[dropcap]P[/dropcap]otatoes are my favorite carbs on earth. I could probably give up bread, pasta maybe, but never potatoes. I am a sucker for a really good french fry (not fast food, think gourmet, thick cut, seasoned well with with a speciality ketchup) but there really isn’t a type of potato I am not a fan of. Most of the time my weekday meals are boring. We eat a ton of salads, veggie soups, proteins and vegetables and pretty low carb in general. If we have a carb during the week it tends to be quinoa. By Friday usually I am craving a carb and cheese. Sounds odd but those are my guilty pleasures. You can keep your cake and ice cream, when I splurge on the weekends it’s carbs and cheese.
Typically we stay in on the weekends. There are a few reasons for this. First off, we are both picky (yes, WE! I am not the only high maintence eater in my household). When we stay in and cook dinner we can control what is going into our food. We both say we cook better meals at home than half of the restaurants anyway. (my friends will attest to that but eating before 9 is probably out of the question). Also it saves money to stay in. By the time you go somewhere that has good quality food, have a bottle of wine and some appetizers you could stay in for half the price. For my husband and I cooking is an outlet for us. I was cooking for myself for a long time before I met him. It was very strange for me to have to share my kitchen. It’s a smaller kitchen (that’s what happens when you live in an urban loft) so when we cook together it’s intimate. It’s way more fun cooking together, bumping into each other, and being close over the stove versus sitting across from each other at the dinner table. Cooking together on the weekends have become our date nights.
Typically my husband grills the meat. Our “house warming” present when he moved in was a new Weber grill. I also feel like I have not really got to use our “present” ever because he grills all the time. So that leaves me to the sides. He makes the meat and I am left to the rest.
The other night, like in typical Friday fashion, I was ready for some cheese and carbs. When I cook I try to cut calories and fat and add vegetables into everything I can. I hear of lots of parents saying their kids do not like vegetables. I hope that never happens to me when that day comes but I have learned tricks that can combat that. Hiding vegetables in food has become something I do. To me it’s not to “hide” them but it’s to incorporate more vegetables in my meals to get more nutrients and make things healthier. When cooking potatoes that are mashed, cauliflower is the perfect vegetable to add to the dish and never really even know it.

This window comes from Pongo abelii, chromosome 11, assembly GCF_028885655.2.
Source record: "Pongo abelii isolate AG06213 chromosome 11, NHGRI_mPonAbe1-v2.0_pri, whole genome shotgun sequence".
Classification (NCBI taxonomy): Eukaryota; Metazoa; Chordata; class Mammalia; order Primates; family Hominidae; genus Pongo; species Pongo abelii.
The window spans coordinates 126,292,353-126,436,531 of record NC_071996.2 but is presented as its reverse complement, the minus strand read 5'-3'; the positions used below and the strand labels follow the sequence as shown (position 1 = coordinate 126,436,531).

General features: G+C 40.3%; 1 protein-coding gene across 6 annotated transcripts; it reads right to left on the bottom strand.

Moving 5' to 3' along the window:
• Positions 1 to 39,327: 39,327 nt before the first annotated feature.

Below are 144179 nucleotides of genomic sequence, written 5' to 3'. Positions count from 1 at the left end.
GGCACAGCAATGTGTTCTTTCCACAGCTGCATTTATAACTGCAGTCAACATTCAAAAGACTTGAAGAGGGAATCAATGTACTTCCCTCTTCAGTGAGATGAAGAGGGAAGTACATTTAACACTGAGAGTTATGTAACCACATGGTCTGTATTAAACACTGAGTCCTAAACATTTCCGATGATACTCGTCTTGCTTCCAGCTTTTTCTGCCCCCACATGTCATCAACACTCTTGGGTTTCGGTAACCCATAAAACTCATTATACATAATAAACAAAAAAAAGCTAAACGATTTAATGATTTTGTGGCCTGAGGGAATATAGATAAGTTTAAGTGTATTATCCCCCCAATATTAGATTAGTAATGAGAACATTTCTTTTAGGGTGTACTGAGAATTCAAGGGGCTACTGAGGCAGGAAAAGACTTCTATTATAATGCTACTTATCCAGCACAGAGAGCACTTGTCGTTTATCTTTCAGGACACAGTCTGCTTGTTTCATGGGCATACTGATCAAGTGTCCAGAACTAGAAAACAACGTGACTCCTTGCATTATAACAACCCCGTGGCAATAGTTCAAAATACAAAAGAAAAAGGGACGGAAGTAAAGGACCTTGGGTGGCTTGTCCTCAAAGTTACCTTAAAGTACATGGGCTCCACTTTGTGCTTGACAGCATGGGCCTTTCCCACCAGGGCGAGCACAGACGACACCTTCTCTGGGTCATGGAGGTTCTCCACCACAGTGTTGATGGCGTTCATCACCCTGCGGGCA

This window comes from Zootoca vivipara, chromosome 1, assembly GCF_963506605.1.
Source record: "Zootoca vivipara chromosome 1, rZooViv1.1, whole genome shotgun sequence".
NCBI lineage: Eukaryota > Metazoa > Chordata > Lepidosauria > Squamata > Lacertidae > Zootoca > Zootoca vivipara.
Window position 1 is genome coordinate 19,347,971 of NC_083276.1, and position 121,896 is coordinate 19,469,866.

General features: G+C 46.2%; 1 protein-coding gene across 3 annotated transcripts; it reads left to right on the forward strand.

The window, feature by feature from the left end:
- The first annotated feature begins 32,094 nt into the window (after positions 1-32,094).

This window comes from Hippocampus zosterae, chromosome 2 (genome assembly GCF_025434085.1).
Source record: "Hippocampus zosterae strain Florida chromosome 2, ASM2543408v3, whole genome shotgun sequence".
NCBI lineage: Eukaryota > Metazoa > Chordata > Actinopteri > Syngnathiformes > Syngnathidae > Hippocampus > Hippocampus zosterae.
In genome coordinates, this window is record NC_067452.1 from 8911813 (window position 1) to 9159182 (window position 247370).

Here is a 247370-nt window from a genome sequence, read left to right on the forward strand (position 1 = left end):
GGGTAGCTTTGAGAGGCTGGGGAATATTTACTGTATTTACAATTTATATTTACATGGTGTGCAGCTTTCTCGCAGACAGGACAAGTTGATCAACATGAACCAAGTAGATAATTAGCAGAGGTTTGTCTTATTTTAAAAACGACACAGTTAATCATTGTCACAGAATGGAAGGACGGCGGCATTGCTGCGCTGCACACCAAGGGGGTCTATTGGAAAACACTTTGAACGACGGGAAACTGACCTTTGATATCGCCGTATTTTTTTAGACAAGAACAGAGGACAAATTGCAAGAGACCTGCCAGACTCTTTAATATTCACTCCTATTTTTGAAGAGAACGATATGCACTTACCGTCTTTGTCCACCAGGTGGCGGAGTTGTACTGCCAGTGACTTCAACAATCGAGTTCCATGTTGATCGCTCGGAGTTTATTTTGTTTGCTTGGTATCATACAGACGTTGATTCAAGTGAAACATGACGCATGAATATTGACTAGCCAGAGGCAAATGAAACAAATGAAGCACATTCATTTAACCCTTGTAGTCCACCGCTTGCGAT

Mashed potatoes are one of those things you can do anything with. You can use russets, Yukon Golds, red-skinned potatoes and mix in any kind of cheese, sour cream, roasted garlic, broccoli, chives, green onions, chicken broth, butter…. the list is endless. In my potatoes I rarely use milk to make them creamy. We don’t drink real milk at home, I am not sure how almond milk would be in potatoes but I am not ready to find out. I always swap in chicken stock for milk. It adds a great flavor and saves fat grams. We also use Greek yogurt instead of any sour cream. If you like sour cream though, by all means, use it. Both are a little smoky and compliment each other quite well. You can really start to play around with variations of mashed potatoes. They are pretty hard to screw up. The one thing that can go wrong is adding too much liquid. No one likes a soupy mashed potato. Or in my case, you can go to open a brand new bottle of sea salt and have it explode all over your kitchen, into your pot of mashed potatoes.
I personally love the combination of gouda cheese and bacon. In this version of my smashed potatoes I combine both of these items with Yukon Golds, chicken stock, scallions, garlic, cauliflower and Greek yogurt. I also cooked the scallions and garlic in a little reserved bacon fat to add another dimension of smokiness. This makes the perfect side dish if you are like me and crave cheese and carbs after eating super healthy Monday – Thursday!Print
- 1.5 lbs yukon golds, skin left on
- 1 head of cauliflower cut into florets
- 4 pieces of bacon
- 4–5 scallions chopped
- 4 cloves of garlic minced
- 1 TBS butter
- 1 6 oz container plain non-fat Greek yogurt (or sour cream)
- 2 cups chicken broth or stock
- 1 cup shredded gouda cheese
- Fill a soup pot with COLD water (this allows for even cooking time with the potatoes) and add potatoes in. Heat over high heat until potatoes are boiling. Cook potatoes for an additional 7-10 minutes after water is boiling. For the last 5 minutes of potato cooking time, add in the cauliflower florets to cook. Once potatoes are done, drain the cauliflower and potatoes in a colander and set aside.
- While the potatoes are cooking in a frying pan brown up bacon. Cook to your desired level of crispiness. Take bacon out of pan and place on a plate with paper towel to drain off grease. Set pan with bacon grease aside.
- In the soup pot you cooked the potatoes in add 1-2 tsp of the bacon grease and cook scallions and garlic over medium low heat for 3-4 minutes until scallions become tender. At this point add the potatoes and cauliflower back to the pot. Add butter and 1 cup of chicken broth/stock to start and Greek yogurt. Season with salt and pepper to your liking. With a potato masher start to smash potatoes and cauliflower. If your mixture is too thick add more chicken stock 1/4 cup at a time. If you do not like your mashed potatoes chunky you can alternately use a hand mixer to make potatoes super creamy. Once potatoes are mashed add in gouda cheese. Stir to incorporate cheese until it is melted through. Season with more salt and pepper if desired. Top with the reserved bacon pieces.
- Serving Size: 4